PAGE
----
The catalyst seems to have been John Coleman’s letter to Racing Post. I am certain it was meant in good faith, by quite possibly the intellectually blessed trainer that I have met. John clearly wanted to support his practitioner colleague Peter Harnden who was (allegedly) frustrated and upset at being kept out of the loop.

Quite truthfully though, I thought John’s letter was OTT and reflected a bygone stage of racing.

Like him, I can remember the sport being utterly controlled by the likes of Jarvis Astaire, Clive Feltham, Charlers Chandler and the rest. I can remember the days when the various BGRB Chief Execs were simply puppet rulers who did as they was told by the promoters, only to be followed by the wasted years under Kelly/Faulkner.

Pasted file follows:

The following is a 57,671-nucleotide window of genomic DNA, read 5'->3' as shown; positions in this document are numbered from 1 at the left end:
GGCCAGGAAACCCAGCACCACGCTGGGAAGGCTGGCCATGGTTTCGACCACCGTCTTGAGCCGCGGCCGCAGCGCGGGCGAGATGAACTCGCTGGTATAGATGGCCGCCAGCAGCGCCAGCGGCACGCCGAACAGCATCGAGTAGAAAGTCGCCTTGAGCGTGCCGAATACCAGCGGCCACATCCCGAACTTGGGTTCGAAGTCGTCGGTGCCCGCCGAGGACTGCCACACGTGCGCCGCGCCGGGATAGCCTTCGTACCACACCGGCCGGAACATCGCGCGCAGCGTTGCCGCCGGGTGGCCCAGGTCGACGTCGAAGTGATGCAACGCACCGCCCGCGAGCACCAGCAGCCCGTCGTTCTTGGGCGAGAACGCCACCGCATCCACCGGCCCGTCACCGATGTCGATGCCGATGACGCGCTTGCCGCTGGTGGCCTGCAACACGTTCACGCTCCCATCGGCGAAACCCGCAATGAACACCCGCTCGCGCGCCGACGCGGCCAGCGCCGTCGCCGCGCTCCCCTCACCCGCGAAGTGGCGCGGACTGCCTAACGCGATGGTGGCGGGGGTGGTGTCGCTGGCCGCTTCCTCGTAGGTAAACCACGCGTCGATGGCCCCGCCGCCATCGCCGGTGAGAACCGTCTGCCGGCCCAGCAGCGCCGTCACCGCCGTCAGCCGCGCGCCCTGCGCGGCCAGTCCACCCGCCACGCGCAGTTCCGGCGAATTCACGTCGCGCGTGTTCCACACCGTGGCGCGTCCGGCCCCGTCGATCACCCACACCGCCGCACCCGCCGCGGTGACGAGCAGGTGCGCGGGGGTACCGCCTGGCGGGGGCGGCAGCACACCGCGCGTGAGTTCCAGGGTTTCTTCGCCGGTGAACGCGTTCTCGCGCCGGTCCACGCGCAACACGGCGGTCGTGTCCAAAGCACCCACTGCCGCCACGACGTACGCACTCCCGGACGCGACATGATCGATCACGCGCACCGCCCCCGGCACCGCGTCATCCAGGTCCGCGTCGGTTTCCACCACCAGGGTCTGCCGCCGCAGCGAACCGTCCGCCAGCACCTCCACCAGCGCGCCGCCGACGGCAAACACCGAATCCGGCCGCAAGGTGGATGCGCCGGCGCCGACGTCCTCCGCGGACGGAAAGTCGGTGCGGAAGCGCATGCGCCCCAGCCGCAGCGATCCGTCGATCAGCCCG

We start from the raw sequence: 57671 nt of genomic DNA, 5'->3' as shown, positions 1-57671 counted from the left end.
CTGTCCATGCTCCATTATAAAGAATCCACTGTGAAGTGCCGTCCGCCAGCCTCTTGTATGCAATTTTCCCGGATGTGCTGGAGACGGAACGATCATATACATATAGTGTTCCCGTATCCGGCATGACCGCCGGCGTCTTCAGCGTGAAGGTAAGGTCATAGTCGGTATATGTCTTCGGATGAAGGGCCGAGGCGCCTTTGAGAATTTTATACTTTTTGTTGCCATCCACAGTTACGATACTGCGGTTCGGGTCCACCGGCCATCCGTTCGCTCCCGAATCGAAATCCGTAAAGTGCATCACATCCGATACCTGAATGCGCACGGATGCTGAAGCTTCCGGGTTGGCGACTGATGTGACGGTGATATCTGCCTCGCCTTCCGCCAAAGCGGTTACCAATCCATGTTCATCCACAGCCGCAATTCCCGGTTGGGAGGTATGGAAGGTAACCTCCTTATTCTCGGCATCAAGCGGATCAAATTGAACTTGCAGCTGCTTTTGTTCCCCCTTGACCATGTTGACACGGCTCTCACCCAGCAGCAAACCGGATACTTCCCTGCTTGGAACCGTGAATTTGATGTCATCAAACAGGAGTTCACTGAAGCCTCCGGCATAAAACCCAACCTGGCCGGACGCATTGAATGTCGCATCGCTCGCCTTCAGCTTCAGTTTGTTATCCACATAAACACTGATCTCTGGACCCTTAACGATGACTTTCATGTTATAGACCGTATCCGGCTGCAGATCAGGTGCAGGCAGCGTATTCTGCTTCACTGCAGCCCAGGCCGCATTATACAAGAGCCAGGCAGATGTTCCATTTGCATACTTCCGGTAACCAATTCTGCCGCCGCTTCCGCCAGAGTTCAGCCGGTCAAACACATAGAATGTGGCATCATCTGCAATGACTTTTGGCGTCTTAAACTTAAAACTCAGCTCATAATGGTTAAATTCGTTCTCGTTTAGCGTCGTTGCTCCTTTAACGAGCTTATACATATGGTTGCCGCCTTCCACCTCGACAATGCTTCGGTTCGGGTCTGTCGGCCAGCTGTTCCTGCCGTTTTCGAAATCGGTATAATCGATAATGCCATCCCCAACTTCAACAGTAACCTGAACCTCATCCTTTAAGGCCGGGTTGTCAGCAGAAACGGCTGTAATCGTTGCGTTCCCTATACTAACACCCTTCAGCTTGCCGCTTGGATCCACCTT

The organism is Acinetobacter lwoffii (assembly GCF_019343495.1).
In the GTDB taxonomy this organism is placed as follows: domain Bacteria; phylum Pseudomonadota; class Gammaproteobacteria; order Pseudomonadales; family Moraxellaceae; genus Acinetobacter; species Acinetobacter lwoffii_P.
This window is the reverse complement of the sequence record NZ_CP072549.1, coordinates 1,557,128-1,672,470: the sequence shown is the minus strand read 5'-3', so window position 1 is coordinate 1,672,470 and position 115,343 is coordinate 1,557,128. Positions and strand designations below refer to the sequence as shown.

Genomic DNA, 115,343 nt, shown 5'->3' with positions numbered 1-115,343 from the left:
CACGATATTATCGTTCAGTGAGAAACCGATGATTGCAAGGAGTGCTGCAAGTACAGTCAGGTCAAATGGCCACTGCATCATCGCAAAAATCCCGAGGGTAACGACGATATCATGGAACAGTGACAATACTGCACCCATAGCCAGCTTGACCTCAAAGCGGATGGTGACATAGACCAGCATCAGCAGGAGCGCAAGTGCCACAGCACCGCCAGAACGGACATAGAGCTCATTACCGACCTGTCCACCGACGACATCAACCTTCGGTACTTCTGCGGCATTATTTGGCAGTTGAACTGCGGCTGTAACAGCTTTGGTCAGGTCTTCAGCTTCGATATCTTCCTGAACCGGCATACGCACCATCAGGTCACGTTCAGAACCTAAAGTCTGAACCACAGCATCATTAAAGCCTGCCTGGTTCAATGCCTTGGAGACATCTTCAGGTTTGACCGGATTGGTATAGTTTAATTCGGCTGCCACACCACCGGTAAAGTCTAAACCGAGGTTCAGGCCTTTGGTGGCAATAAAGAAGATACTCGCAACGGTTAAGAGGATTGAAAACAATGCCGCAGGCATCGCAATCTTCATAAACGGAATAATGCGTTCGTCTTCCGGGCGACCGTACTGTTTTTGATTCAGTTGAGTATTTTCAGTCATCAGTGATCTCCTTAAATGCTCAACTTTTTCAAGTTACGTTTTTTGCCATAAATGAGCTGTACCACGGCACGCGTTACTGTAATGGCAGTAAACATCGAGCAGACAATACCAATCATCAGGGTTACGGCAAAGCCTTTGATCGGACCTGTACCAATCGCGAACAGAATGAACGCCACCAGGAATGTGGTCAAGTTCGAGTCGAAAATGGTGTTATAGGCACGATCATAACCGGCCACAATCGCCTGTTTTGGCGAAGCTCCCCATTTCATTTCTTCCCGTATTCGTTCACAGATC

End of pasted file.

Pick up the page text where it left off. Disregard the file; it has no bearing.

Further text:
I remember the BGRF being absolutely raped by the track promoters (because they could!) and the NGRC treating trainers like something they might normally find on a shovel.

I remember the days when bookmakers contribution to the industry was derisory and the calls to their lapdogs at BAGS were daily.

I know – because I fell out with virtually every one of them.

This is nothing like the same industry, being run by an entirely different group of people.

If I was dragged in front of my maker and asked whether the bookmakers influenced the decision to insist on ‘two trials’ and the priority on grading racing I would honestly have to say ‘no, I don’t think so. In fact, I don’t think they would really give a damn’.

The days of gambling coups are gone. The bookies have such good gambling monitoring systems and a reluctance to take significant bets that they wouldn’t be slightly fazed whether a dog has an edge because it has had an extra trial.